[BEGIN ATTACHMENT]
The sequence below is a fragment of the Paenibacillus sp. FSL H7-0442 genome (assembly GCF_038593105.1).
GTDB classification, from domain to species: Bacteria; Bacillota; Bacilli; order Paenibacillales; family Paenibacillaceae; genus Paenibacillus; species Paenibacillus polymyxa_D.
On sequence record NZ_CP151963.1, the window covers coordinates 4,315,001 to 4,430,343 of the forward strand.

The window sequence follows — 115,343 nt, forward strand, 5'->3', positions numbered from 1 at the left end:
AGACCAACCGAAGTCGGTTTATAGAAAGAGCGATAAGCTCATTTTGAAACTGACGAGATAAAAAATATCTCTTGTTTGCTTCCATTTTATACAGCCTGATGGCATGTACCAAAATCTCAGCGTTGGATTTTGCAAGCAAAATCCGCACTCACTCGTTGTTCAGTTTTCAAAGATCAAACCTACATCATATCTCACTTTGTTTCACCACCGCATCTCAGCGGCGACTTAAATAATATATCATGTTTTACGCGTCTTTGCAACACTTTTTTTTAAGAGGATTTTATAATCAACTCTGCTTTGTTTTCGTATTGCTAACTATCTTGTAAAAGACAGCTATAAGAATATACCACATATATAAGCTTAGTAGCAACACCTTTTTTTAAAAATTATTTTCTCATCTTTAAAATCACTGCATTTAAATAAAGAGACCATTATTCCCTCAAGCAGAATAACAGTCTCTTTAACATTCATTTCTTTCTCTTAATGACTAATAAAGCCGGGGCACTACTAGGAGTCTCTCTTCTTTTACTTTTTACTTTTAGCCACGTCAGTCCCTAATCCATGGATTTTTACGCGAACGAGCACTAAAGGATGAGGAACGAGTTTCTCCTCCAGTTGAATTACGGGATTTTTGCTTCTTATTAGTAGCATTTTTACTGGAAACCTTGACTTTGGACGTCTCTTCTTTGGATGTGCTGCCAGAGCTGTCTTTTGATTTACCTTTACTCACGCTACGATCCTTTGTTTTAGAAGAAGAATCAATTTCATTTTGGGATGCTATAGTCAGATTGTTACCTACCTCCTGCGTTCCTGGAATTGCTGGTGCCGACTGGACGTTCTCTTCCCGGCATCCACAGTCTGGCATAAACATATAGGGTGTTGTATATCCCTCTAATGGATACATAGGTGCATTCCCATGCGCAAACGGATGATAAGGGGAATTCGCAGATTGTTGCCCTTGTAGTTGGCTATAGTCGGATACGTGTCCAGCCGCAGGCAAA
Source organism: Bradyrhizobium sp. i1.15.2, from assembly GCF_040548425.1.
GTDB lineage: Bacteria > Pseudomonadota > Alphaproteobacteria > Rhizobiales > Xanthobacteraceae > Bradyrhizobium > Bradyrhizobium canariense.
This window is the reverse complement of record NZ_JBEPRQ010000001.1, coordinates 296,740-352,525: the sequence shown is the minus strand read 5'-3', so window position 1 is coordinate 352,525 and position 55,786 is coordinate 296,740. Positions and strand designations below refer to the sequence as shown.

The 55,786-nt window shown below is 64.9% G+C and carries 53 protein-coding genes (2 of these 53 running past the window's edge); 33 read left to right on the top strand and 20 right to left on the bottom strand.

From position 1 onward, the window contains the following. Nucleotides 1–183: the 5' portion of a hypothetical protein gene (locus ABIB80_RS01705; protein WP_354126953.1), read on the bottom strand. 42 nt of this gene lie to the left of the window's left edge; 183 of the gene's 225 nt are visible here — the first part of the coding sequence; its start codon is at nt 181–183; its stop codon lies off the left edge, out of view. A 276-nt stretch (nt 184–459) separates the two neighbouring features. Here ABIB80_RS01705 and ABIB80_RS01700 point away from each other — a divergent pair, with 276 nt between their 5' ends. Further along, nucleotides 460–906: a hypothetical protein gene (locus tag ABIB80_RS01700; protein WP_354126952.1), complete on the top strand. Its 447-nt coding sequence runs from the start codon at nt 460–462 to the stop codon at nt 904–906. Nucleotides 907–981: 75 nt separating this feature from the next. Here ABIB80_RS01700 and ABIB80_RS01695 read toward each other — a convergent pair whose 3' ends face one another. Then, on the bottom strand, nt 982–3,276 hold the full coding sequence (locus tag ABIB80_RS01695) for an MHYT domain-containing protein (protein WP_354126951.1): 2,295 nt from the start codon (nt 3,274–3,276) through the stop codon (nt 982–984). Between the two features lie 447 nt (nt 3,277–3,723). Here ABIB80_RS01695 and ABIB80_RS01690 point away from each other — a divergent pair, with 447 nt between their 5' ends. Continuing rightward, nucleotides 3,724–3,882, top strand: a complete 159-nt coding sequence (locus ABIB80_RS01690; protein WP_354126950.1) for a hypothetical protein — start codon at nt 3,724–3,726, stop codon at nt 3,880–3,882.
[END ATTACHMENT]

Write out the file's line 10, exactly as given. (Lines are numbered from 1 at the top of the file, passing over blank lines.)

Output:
From position 1 onward, the window contains the following. Nucleotides 1–183: the 5' portion of a hypothetical protein gene (locus ABIB80_RS01705; protein WP_354126953.1), read on the bottom strand. 42 nt of this gene lie to the left of the window's left edge; 183 of the gene's 225 nt are visible here — the first part of the coding sequence; its start codon is at nt 181–183; its stop codon lies off the left edge, out of view. A 276-nt stretch (nt 184–459) separates the two neighbouring features. Here ABIB80_RS01705 and ABIB80_RS01700 point away from each other — a divergent pair, with 276 nt between their 5' ends. Further along, nucleotides 460–906: a hypothetical protein gene (locus tag ABIB80_RS01700; protein WP_354126952.1), complete on the top strand. Its 447-nt coding sequence runs from the start codon at nt 460–462 to the stop codon at nt 904–906. Nucleotides 907–981: 75 nt separating this feature from the next. Here ABIB80_RS01700 and ABIB80_RS01695 read toward each other — a convergent pair whose 3' ends face one another. Then, on the bottom strand, nt 982–3,276 hold the full coding sequence (locus tag ABIB80_RS01695) for an MHYT domain-containing protein (protein WP_354126951.1): 2,295 nt from the start codon (nt 3,274–3,276) through the stop codon (nt 982–984). Between the two features lie 447 nt (nt 3,277–3,723). Here ABIB80_RS01695 and ABIB80_RS01690 point away from each other — a divergent pair, with 447 nt between their 5' ends. Continuing rightward, nucleotides 3,724–3,882, top strand: a complete 159-nt coding sequence (locus ABIB80_RS01690; protein WP_354126950.1) for a hypothetical protein — start codon at nt 3,724–3,726, stop codon at nt 3,880–3,882.